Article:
To steal from the old saying, no university is an island. To ensure that we are aware of what is happening in the larger academic universe, the COCE Academics team is constantly reading about key topics and issues and discussing the impact they might have on our decision making, as well as how our strategic decisions might impact higher education.
Here are some of the texts we have read so far and recommend to others:
“Academically Adrift” by Richard Arum and Josipa Roksa
“Change Leadership in Higher Education: A Practical Guide to Academic Transformation” by Jeffrey L. Buller
“College Disrupted” by Ryan Craig
“Designing the New American University” by Michael M. Crow and William B. Dabars
“Good to Great” and “Great by Choice” by Jim Collins
“How Learning Works” by Michael W. Bridges, Michele DiPietro, Susan A. Ambrose, Marsha C. Lovett and Marie K. Norman
“How We Learn” by Benedict Carey
“I love Learning, I Hate School” by Susan D. Blum
“Make it Stick” by Peter C. Brown
“Quick and Nimble” by Adam Bryant
“Reframing Academic Leadership” by Lee G. Bolman and Joan V. Gallos
“Small Teaching” by James M. Lang
“The End of College” by Kevin Carey
“The Five Dysfunctions of a Team” by Patrick Lencioni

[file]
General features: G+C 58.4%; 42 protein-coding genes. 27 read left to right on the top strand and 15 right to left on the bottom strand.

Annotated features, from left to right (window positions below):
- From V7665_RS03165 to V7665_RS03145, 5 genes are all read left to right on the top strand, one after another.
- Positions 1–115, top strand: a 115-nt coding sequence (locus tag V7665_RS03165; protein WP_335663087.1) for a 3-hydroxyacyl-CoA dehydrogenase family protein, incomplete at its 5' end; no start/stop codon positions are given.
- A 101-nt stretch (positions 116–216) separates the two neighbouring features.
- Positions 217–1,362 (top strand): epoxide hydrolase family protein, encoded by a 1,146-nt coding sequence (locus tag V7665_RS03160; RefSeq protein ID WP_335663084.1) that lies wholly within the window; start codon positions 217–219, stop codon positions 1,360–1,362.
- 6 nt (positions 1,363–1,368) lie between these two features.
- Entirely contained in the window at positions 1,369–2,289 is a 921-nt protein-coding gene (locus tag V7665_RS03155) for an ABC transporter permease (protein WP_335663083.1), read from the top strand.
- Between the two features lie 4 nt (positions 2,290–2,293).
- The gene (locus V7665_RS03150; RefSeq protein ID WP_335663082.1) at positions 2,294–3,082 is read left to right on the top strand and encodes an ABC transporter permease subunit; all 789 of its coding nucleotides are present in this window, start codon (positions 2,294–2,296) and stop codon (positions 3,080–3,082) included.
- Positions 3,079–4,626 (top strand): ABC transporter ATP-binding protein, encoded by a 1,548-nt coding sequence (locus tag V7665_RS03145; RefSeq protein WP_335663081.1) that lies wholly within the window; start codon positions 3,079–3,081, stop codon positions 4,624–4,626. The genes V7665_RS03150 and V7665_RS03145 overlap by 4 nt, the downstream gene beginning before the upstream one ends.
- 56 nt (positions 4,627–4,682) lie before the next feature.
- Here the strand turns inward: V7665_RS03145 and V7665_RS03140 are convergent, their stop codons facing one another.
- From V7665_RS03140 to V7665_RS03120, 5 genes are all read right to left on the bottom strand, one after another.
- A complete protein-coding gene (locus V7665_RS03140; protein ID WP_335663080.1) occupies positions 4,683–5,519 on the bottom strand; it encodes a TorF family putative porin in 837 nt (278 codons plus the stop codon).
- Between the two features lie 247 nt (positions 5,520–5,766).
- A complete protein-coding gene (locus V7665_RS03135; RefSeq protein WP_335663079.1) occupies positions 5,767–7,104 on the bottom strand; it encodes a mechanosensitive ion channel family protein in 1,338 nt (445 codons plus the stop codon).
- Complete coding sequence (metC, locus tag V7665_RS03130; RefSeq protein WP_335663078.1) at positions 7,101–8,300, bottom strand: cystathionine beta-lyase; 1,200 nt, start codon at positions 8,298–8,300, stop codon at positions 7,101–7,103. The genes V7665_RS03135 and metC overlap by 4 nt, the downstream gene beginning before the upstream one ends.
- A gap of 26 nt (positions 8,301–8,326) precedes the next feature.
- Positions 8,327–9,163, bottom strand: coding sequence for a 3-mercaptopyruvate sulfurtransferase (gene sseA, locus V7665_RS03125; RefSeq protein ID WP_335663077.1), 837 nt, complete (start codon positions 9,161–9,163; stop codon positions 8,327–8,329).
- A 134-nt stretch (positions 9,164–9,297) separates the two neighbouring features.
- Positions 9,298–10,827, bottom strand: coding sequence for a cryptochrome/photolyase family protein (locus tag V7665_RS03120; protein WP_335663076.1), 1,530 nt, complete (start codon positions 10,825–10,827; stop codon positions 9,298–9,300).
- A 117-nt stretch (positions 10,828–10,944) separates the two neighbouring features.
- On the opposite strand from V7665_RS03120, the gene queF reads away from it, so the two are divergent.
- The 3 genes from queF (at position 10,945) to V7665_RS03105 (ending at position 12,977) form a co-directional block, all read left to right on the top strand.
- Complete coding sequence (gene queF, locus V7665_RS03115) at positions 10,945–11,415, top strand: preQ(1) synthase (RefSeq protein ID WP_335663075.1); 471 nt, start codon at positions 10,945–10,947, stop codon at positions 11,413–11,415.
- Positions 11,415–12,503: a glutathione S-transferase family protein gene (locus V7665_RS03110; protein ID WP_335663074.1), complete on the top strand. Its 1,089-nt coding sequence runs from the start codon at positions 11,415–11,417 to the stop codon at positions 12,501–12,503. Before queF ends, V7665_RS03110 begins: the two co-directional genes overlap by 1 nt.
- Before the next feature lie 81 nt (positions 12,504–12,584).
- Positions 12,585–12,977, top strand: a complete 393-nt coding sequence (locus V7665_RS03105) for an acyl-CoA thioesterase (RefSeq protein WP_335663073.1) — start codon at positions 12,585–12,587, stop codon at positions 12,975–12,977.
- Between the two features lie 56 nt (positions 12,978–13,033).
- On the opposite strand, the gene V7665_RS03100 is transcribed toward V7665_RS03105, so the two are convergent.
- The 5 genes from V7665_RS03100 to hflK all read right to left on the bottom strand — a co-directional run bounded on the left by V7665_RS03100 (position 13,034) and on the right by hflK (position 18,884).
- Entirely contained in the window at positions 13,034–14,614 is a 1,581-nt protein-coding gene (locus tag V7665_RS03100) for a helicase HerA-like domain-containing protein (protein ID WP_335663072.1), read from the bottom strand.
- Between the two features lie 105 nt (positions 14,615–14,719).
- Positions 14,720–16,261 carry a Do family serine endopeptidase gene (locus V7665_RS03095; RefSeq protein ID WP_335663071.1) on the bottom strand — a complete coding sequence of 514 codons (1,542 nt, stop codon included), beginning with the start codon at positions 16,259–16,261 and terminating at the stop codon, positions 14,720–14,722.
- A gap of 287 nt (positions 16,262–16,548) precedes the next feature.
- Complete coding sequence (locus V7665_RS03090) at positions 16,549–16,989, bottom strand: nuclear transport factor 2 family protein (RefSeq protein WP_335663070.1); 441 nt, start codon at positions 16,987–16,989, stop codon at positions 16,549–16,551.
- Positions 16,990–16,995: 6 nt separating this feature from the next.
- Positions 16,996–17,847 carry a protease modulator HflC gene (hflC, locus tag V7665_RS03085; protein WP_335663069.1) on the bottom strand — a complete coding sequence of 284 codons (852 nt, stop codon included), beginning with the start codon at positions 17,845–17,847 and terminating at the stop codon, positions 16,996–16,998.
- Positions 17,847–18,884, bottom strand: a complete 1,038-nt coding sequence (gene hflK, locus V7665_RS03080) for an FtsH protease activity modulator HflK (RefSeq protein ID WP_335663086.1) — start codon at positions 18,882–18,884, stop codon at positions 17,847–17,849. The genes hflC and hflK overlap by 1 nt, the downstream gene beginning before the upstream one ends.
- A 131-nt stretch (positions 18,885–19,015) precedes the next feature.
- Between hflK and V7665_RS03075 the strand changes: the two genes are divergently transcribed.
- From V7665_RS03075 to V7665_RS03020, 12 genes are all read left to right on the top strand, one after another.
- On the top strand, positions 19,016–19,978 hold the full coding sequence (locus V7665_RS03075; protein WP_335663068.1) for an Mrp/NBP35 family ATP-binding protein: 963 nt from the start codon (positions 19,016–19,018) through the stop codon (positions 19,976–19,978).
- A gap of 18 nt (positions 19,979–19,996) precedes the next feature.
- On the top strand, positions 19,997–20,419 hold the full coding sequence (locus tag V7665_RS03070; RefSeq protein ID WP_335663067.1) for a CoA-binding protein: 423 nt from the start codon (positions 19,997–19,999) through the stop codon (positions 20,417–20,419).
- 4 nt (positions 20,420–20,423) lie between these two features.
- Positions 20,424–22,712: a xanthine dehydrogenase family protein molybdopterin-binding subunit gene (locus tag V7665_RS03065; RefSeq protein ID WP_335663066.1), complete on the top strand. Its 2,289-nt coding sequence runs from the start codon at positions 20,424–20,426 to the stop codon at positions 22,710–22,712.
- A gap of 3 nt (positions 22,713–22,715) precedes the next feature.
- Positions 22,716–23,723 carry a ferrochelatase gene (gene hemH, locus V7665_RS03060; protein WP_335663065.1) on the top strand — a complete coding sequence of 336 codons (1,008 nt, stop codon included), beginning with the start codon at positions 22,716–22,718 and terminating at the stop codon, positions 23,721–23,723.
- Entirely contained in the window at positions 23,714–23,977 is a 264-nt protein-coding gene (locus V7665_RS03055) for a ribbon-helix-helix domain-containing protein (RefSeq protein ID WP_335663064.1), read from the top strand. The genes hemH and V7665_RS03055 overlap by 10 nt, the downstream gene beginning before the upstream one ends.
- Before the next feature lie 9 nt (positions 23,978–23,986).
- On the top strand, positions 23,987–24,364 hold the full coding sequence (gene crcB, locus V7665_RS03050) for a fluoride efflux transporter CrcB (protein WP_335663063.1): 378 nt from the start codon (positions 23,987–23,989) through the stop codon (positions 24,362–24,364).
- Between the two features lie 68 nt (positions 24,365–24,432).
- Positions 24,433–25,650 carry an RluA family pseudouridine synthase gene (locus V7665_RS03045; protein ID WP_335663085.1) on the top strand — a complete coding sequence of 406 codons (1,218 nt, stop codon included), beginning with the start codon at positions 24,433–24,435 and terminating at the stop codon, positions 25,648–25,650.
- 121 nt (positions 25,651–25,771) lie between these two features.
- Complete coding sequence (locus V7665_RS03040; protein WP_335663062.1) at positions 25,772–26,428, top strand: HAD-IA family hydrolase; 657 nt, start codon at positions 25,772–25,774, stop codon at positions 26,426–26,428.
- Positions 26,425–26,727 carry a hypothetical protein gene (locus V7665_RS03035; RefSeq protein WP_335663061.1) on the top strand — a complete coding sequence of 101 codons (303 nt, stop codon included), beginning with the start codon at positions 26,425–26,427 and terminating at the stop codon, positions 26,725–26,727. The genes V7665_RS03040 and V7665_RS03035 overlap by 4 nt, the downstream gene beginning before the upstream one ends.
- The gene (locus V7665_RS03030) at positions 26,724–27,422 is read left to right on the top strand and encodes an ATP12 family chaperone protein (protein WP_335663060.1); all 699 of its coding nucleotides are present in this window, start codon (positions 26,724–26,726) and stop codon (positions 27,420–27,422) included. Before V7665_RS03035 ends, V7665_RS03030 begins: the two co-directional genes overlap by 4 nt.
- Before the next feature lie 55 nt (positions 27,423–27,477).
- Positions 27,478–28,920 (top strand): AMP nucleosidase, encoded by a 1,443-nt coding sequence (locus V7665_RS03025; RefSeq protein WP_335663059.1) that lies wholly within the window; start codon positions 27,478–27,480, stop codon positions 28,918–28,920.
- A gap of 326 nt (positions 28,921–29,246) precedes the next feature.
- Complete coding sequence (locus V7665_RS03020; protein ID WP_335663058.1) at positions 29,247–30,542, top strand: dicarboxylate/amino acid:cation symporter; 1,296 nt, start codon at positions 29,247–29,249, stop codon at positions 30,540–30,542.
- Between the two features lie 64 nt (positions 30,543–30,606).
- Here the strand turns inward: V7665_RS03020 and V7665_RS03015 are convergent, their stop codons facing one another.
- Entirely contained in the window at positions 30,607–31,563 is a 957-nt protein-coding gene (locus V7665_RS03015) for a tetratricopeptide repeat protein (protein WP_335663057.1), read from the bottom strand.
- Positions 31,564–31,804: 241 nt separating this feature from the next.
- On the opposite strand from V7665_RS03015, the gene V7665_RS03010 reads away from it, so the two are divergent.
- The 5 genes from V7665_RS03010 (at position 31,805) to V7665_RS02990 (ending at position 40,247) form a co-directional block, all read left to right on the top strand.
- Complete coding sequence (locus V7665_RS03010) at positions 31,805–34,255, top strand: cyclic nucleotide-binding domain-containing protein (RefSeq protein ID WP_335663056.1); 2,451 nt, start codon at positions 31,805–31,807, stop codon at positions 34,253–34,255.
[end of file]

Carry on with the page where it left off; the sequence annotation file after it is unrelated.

“The Great Workplace” by Michael Burchell and Jennifer Robin
Explore more content like this article
The Heart Behind Our Healthcare Heroes
Academia plays an important role in preparing healthcare administrators to step up in a crisis, as well as to keep things running day-to-day.
Higher Education, Critical Thinking and Police Service
In light of the current state of affairs in the United States following the murder of George Floyd, we wanted to ensure that the ongoing work to address issues of diversity and inequity does not fade into yet another academic but irrelevant set of meetings where everyone simply admires the problem.
From The Counseling Couch: Floating a New Perspective on Mental Health
Despite its simple definition and advances in our understanding of mental illnesses, it is often associated with words and phrases like weakness, being a phase, fake, or shame. This stigma related to mental health, mental illness, and mental health diagnosis too often leads to discrimination.